In this essay I will compare two war poems, discussing how each portrays warfare with reference to other poems and poets. The two I have chosen to focus on being ‘Peace’ by Rupert Brooke and ‘War photographer’ by Carol Ann Duffy.
At first glance anybody would mistake the two poems to be based on a different subject matter all together. Rupert Brooke makes war out to be a fantastic opportunity for the men of England, whereas Carol Ann Duffy portrays war as an emotionally painful experience. Clearly the two writers have very different attitudes towards war, and are trying to get across to the reader a completely different view.
In ‘Peace’, England has been wakened from its day-to-day life. The chance to become honourable, in an exciting adventure is given to the fresh generation of men. In ‘War Photographer’ a war photographer has returned from his latest job to his quiet home in England. He develops the spools of film he took in the front line. As the pictures appear, he remembers the horror of the situations he was in. He sends them off to the Sunday newspaper for which he works, and the editor chooses the ones he wants to print. As he goes on his next job, he knows that his pictures may not do any lasting good because people who see them in newspapers do not care. Both poems condemn the people of England. Rupert Brooke suggests that the people of England are dirty, they need cleansing and Carol Ann Duffy suggests that those who read the newspapers and view the pictures are ignorant.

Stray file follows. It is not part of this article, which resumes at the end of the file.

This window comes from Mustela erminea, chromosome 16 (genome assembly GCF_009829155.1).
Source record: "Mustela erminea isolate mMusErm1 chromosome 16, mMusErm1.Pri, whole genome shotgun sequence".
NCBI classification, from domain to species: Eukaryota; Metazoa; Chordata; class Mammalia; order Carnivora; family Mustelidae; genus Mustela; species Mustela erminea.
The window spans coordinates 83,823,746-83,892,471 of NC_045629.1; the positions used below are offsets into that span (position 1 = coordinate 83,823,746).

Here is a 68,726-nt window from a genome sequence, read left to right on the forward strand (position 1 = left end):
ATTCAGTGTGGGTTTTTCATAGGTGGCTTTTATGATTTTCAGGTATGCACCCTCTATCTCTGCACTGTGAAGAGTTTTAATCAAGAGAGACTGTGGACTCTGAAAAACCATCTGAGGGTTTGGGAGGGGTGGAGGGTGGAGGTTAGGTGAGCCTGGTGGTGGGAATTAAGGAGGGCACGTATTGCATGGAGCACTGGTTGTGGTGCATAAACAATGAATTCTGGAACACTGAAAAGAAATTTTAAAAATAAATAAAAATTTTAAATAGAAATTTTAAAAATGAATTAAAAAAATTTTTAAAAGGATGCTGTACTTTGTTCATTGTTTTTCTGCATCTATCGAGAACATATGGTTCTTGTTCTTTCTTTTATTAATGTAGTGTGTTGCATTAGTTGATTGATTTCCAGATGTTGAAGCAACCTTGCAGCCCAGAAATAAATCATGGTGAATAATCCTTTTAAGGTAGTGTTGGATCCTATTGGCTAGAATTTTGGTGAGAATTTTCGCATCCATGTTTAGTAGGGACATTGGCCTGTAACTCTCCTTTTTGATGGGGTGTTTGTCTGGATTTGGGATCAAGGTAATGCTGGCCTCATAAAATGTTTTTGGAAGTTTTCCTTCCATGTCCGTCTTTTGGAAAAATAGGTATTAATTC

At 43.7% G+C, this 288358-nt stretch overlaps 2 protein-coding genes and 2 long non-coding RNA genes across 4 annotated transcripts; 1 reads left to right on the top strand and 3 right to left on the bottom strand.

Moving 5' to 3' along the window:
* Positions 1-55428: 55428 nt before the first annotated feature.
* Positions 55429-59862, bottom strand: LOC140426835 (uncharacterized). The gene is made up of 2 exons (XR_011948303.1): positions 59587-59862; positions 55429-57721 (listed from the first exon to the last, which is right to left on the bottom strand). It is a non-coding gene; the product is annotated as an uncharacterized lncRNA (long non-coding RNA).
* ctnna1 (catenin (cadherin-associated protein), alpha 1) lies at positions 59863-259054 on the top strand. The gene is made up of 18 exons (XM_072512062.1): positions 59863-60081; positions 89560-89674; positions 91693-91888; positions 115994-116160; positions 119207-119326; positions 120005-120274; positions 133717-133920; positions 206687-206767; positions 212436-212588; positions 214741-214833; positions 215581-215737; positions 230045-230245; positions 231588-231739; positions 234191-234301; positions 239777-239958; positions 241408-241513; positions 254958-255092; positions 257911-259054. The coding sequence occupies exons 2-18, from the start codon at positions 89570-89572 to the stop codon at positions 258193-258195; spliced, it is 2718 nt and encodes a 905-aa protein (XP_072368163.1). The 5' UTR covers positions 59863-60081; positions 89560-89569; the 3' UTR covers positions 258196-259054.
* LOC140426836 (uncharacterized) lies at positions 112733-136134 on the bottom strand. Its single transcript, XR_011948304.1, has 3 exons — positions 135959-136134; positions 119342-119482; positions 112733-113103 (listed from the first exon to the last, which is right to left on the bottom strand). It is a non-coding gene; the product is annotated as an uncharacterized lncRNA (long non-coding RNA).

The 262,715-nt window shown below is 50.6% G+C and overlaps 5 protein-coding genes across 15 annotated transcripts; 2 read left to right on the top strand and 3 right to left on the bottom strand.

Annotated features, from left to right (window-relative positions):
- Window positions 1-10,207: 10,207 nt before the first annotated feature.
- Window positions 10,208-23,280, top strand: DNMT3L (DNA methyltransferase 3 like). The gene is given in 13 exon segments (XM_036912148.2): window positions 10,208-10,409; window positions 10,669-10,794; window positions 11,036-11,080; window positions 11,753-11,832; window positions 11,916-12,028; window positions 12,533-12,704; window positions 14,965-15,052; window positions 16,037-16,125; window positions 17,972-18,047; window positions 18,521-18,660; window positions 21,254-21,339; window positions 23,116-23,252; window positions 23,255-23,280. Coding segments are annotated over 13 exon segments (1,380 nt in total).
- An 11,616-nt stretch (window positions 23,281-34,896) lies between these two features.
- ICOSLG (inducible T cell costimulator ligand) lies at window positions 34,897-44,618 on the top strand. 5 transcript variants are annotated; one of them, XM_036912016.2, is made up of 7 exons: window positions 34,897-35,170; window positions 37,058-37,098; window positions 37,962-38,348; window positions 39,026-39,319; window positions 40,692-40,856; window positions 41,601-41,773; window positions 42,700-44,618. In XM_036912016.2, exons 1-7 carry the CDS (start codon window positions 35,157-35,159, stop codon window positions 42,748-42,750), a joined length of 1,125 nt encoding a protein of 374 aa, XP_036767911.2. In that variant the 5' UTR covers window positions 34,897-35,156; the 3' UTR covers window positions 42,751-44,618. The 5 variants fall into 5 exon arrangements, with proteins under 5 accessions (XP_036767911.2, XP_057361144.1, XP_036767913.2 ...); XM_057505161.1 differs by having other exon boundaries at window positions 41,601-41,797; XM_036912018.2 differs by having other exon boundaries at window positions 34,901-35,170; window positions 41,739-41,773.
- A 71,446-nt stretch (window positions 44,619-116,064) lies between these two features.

The very first couple of lines of each poem, portrays these very different views:
Now, God be thanked who has matched us with this hour,